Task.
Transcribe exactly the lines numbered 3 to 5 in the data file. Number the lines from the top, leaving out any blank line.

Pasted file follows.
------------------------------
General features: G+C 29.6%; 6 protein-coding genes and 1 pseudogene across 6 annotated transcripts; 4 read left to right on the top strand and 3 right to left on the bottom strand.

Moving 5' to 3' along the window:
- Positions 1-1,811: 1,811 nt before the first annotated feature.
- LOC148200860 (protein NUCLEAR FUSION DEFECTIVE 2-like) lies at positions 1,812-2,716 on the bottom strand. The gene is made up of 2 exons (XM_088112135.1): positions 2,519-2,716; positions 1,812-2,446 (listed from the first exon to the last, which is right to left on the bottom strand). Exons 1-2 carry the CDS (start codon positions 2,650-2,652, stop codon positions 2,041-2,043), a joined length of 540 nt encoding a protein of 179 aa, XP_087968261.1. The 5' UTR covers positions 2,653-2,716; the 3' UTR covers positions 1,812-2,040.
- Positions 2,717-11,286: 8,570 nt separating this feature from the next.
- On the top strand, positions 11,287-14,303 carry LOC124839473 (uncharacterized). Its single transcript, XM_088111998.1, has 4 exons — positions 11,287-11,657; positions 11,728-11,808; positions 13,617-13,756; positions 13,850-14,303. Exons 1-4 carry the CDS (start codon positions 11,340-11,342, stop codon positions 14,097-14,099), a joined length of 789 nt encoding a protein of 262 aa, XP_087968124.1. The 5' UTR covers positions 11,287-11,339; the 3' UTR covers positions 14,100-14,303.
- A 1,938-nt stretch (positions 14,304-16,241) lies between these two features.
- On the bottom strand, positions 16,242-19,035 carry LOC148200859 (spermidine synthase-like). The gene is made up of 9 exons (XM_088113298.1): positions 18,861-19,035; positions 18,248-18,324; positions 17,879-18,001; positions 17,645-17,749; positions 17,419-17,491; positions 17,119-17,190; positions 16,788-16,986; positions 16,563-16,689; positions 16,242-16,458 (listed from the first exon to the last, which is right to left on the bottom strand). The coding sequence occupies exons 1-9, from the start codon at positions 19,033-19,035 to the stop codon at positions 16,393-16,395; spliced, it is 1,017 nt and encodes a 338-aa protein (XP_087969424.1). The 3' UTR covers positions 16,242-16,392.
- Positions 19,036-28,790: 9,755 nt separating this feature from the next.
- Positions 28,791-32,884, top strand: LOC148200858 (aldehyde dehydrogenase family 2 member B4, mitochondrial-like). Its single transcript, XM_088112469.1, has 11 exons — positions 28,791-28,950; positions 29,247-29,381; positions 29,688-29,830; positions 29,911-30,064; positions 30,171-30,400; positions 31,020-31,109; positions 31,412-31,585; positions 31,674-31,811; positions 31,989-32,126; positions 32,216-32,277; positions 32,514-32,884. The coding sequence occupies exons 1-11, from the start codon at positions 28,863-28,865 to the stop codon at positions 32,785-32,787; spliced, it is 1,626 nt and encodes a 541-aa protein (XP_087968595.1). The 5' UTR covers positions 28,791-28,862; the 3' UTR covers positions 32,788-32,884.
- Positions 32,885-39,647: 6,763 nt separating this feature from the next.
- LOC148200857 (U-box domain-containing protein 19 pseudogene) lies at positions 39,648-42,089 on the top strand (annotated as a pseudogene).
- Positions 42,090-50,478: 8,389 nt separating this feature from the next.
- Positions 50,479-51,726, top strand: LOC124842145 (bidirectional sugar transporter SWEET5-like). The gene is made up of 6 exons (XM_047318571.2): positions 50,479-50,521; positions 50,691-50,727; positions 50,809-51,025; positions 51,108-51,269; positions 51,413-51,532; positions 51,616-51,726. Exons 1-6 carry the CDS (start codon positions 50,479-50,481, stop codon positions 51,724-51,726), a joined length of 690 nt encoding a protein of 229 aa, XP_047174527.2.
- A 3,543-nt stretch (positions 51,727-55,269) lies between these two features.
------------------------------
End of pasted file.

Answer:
- Positions 1-1,811: 1,811 nt before the first annotated feature.
- LOC148200860 (protein NUCLEAR FUSION DEFECTIVE 2-like) lies at positions 1,812-2,716 on the bottom strand. The gene is made up of 2 exons (XM_088112135.1): positions 2,519-2,716; positions 1,812-2,446 (listed from the first exon to the last, which is right to left on the bottom strand). Exons 1-2 carry the CDS (start codon positions 2,650-2,652, stop codon positions 2,041-2,043), a joined length of 540 nt encoding a protein of 179 aa, XP_087968261.1. The 5' UTR covers positions 2,653-2,716; the 3' UTR covers positions 1,812-2,040.
- Positions 2,717-11,286: 8,570 nt separating this feature from the next.